• Fertility Therapy – Pregnancy through in-vitro fertilization may be your other option. Your doctor can recommend IVF therapy depending on your symptoms.
  • Surgery – For severe symptoms, your doctor may recommend surgery. That is if you have tried hormones without relief or if the symptoms are giving you fertility problems. Your surgeon will locate areas with endometriosis and remove the endometrial tissue. If you don't intend to get pregnant, your doctor can restart hormone treatment after surgery.
  • In severe cases, the surgeon will remove both ovaries by hysterectomy. The hysterectomy is a bold step for someone in the reproductive age. It means you will never get pregnant again after the surgery.
  • Home remedies using complementary and alternative therapies (CAM) – According to one review, CAM therapy can effectively treat endometriosis pain. CAM therapy for endometriosis could include acupuncture, herbal products (twig, cinnamon), supplements (vitamin B1, thiamine, magnesium, omega-3 fatty acids), or chiropractic care.

Other Home Observations While Living with Endometriosis

Caffeine can aggravate the symptoms. Avoid it completely.

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Keep monitoring the symptoms to prevent future adverse complications. If you experience severe pain different from what you were feeling before or bleeding excessively, report the symptoms to your doctor for further examination.

Endometriosis has no cure. But, you can manage the symptoms and continue living a healthy life. “Can I get pregnant if I have endometriosis?” If that is your question, the answer is yes you can get pregnant only that it may be difficult and you will need a lot of support from your doctors.

How is Endometriosis Diagnosed?

If there are some indications and symptoms of endometriosis, consult your physician for examination. Some of the tests that your doctor can recommend are:

  • Pelvic Exam – With large cysts, your doctor can quickly feel them while doing a pelvic exam. But, when the cysts are small, this exam may fail to reveal anything.
  • Imaging Test or Ultrasound – Your doctor can use a scanner which is moved across your abdomen or use a wand-shaped scanner which is inserted inside your vagina. Both examinations are ultrasound that can produce images inside your body.
  • Medicine – If after the pelvic exam and ultrasound your doctor did not find an ovarian cyst, he might decide to prescribe hormonal medications to relief your pelvic pain. If your pelvic pain improves after hormonal medicines, then the indication is that there might be endometriosis.
  • Diagnostic Laparoscopy – Performing laparoscopy surgery, your doctor can tell where there is endometriosis. You doctor will perform the surgery to remove endometriotic adhesions and lesions if any. With laparoscopy, your doctor can diagnose as well as treating using a single operation. Just like any other surgical procedure, your doctor will request your consent for the surgery.

How to Manage Endometriosis Pain Using Diet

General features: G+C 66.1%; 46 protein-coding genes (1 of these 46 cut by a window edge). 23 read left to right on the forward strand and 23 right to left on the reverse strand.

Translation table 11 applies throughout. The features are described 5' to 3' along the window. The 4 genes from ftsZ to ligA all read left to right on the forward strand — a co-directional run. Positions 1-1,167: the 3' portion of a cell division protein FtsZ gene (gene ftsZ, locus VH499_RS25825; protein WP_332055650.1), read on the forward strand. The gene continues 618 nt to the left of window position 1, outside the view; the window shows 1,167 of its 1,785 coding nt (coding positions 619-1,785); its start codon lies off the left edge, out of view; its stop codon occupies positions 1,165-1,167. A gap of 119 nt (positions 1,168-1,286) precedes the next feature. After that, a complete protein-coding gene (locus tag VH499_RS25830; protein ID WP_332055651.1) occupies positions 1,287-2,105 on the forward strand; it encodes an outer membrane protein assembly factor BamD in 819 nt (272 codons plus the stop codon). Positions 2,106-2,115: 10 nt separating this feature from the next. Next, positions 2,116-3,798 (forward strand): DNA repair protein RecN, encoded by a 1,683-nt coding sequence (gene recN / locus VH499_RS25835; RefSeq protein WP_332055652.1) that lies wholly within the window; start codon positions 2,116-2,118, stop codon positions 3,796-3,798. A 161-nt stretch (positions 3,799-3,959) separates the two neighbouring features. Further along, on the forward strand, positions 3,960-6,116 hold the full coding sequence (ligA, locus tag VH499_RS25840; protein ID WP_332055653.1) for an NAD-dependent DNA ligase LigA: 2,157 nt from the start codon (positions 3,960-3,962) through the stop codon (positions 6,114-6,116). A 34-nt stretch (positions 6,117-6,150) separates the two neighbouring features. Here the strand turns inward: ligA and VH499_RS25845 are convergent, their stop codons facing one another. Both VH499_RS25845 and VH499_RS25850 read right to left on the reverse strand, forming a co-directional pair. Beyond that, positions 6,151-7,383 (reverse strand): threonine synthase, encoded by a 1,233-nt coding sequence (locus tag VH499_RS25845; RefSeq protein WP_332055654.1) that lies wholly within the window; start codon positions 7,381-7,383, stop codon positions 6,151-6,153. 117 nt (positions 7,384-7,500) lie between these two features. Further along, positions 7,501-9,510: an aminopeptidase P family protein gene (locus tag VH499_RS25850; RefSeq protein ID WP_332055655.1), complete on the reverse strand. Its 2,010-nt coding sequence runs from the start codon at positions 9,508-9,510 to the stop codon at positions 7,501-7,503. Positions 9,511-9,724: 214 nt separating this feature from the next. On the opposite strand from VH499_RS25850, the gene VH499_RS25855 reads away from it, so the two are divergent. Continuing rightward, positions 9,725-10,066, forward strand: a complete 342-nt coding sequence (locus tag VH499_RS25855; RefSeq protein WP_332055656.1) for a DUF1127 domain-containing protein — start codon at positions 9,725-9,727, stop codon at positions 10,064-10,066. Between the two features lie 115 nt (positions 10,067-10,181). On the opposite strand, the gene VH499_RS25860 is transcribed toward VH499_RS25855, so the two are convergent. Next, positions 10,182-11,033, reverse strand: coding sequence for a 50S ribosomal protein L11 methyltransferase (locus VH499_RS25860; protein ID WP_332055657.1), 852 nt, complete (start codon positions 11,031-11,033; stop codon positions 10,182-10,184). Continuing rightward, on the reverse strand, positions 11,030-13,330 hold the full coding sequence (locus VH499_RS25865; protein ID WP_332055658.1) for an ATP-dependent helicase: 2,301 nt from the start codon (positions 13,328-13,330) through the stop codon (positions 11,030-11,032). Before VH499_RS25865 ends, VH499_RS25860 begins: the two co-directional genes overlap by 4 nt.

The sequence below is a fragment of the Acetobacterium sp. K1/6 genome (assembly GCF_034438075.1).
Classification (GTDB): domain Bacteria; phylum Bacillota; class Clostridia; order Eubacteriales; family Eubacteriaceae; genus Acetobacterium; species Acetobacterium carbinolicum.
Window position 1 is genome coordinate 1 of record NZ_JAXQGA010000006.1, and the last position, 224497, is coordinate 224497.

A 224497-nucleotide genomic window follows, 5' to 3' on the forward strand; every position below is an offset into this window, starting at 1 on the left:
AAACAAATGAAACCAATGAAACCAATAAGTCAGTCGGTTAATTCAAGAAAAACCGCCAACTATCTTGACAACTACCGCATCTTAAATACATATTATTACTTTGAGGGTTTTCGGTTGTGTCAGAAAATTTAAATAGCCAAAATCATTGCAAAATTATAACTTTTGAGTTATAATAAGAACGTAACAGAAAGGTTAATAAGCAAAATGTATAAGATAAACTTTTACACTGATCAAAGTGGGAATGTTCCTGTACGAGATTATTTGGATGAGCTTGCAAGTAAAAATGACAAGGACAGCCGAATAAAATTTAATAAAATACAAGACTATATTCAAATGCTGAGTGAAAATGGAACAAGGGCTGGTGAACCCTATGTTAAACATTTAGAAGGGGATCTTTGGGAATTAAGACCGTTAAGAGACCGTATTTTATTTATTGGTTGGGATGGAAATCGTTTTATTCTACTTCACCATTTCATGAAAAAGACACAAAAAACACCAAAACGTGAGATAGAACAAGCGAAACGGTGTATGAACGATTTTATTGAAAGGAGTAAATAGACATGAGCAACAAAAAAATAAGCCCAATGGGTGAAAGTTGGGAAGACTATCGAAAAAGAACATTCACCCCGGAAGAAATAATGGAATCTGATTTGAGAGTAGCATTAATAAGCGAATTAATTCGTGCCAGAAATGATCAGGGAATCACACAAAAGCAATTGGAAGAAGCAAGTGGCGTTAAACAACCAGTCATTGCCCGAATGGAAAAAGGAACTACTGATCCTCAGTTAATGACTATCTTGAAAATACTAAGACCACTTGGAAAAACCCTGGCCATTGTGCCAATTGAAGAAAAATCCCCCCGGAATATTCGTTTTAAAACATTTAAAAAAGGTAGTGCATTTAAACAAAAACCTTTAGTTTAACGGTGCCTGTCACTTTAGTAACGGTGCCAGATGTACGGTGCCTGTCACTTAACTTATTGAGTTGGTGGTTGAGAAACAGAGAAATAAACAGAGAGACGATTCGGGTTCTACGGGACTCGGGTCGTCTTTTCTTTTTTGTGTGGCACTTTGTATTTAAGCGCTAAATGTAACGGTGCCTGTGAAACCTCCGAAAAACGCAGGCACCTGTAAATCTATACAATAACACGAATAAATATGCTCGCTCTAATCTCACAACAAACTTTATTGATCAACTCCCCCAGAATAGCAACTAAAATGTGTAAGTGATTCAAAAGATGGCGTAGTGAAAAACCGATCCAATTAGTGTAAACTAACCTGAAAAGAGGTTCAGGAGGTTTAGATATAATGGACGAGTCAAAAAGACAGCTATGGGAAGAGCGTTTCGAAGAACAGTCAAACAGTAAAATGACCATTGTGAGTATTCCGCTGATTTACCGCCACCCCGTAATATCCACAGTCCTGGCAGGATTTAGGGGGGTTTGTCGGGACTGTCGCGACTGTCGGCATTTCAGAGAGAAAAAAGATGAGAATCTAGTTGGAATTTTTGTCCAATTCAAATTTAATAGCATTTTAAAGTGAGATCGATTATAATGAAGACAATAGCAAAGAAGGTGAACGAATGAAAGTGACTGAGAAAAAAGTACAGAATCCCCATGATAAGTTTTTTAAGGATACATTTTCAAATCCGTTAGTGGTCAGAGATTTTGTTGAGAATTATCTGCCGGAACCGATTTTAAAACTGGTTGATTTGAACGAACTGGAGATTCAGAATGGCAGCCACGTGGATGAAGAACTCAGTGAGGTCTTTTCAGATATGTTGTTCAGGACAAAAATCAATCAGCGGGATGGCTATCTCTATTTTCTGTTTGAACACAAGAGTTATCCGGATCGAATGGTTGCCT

• Use of diet cannot cure endometriosis, but lifestyle and dietary changes can be useful in improving the symptoms.
  • One study concluded that bladderwrack seaweed could reduce estrogen in women who have endometriosis to reduce the rate of growth. However, there is need for further research to confirm the findings.
  • Another report suggests that if you eat some healthy diet, you can reduce the rate of growth of endometriosis. Such foods are vegetables, fruits, whole grains, Omega-3 fatty acids.

What Causes Endometriosis?

Even though doctors have not established the exact cause of endometriosis, some of the following factors are likely to be the cause:

  • The displaced flow of menstrual period – Some shed tissues of menstrual flow fail to leave the body to enter into fallopian tubes and the pelvis
  • Immune system – When there is a problem with the immune system, and the body fails to fight off endometrial tissue that might have escaped to the outside of the uterus.
  • Genetic factors – It is believed that endometriosis is also influenced by genetic factors.
  • Hormones – The hormone estrogen can promote endometriosis.
  • Growth of embryonic cell – Embryonic cells change into endometrial tissue in the lining of the pelvis and the abdomen outside the uterus.
  • Surgery Scar – During abdominal surgery such as hysterectomy or cesarean, otherwise known as the C-section, endometrial tissue can move to other areas.
  • Transportation of endometrial tissue – Endometrial tissue moves through the lymph system to other parts of the body.

Risk Factors of Endometriosis

Other factors that could be involved in endometriosis are:

  • Age – Endometriosis mostly develops in ages 30 and 40.
  • Autoimmunity – The immunity system starts attacking itself instead of attacking other illness. It can happen during health issues such as lupus, chronic fatigue, multiple sclerosis, some cancers, fibromyalgia, and hypothyroidism.
  • Menstrual history – Menstruation circle lasting lesser days than the typical 28 or when menstruation period extends beyond seven days.
  • Nulliparity – Women who don’t have children are more likely to develop endometriosis
  • There is a possible link between some chemical such as phthalates and endometriosis.

Allie Leon, Chief Fun Officer